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Kentucky Greens Organize State Party

Aware of the odds stacked against them, it was reported that 35 people met to formally organize the Kentucky Green Party last weekend.

Kentucky’s laws for becoming a “Political Party” rather than a “political organization” requires obtaining 20% of the vote in a Presidential Election, a nearly impossible task.

Presumably the next step for the Kentucky Greens will be to become a formally accredited and recognized state chapter of the Green Party of the United States.

This article from the Courier-Journal covers the Kentucky Green Party’s organizing meeting and the state of third party politics in Kentucky:

Tired of Democrats and Republicans who don’t speak to the issues or solve the problems important to them, about 35 people gathered Saturday in Anderson County to form the Green Party of Kentucky.

But if that group’s experience is anything like third parties that have struggled for recognition in Kentucky before them, the Greens will learn that the state political system is stacked against them.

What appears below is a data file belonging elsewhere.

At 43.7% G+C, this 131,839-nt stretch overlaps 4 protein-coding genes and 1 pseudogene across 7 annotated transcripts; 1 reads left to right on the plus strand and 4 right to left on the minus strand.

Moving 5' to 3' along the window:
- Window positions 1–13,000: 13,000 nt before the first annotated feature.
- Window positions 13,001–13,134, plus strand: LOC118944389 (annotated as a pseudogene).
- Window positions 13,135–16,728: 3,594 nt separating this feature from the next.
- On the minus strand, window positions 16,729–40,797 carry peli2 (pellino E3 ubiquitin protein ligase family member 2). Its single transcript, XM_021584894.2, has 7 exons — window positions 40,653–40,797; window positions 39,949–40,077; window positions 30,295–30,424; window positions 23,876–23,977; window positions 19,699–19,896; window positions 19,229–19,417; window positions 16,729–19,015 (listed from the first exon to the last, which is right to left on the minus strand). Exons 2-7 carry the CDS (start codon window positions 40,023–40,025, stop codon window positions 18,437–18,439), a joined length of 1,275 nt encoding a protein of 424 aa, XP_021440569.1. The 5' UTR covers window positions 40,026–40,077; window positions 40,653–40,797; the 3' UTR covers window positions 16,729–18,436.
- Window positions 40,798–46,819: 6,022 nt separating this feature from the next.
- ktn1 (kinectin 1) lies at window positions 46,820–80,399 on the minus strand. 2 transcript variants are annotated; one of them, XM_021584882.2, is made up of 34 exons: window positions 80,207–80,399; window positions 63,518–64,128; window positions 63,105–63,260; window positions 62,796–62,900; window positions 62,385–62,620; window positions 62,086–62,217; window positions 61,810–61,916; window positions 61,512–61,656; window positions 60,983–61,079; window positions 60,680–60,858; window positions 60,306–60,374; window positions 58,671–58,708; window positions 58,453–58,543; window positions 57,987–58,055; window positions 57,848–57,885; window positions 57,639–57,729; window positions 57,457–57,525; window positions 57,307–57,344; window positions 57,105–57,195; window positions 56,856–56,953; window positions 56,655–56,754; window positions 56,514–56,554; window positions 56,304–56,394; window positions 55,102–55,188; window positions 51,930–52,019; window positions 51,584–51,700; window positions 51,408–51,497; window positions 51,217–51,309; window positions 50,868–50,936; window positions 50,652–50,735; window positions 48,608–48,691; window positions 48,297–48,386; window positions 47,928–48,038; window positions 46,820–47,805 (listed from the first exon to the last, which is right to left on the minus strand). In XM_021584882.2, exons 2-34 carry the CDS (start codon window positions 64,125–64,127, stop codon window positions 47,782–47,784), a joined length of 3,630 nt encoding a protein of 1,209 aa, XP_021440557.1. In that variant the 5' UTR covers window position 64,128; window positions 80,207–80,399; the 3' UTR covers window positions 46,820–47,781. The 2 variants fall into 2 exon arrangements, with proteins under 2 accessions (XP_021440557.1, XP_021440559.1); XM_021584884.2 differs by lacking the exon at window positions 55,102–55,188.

The problem according to John Longmire, who was the state chairman of the Reform Party when it formed in Kentucky prior to the 1996 presidential election, is a state law that requires that groups that want to be certified as parties get 20 percent of the vote in a presidential election.

He said the system is “slanted to keep down the advent of third parties.”

Under the law, all parties that can’t get 20 percent of the presidential vote are officially designated as “political organizations” and “political groups,” which means they aren’t allowed to conduct primary elections and their candidates often must spend thousands of dollars obtaining signatures on a petition just so they can file to run.

Before Saturday’s vote to become a state chapter, the Green Party had 498 people registered as members, according to the state Board of Elections — possibly the residual effect of past efforts to form the party in Kentucky, members who have relocated from other states or as a result of support for presidential candidates

Read the entire article here.

Ronald Hardy

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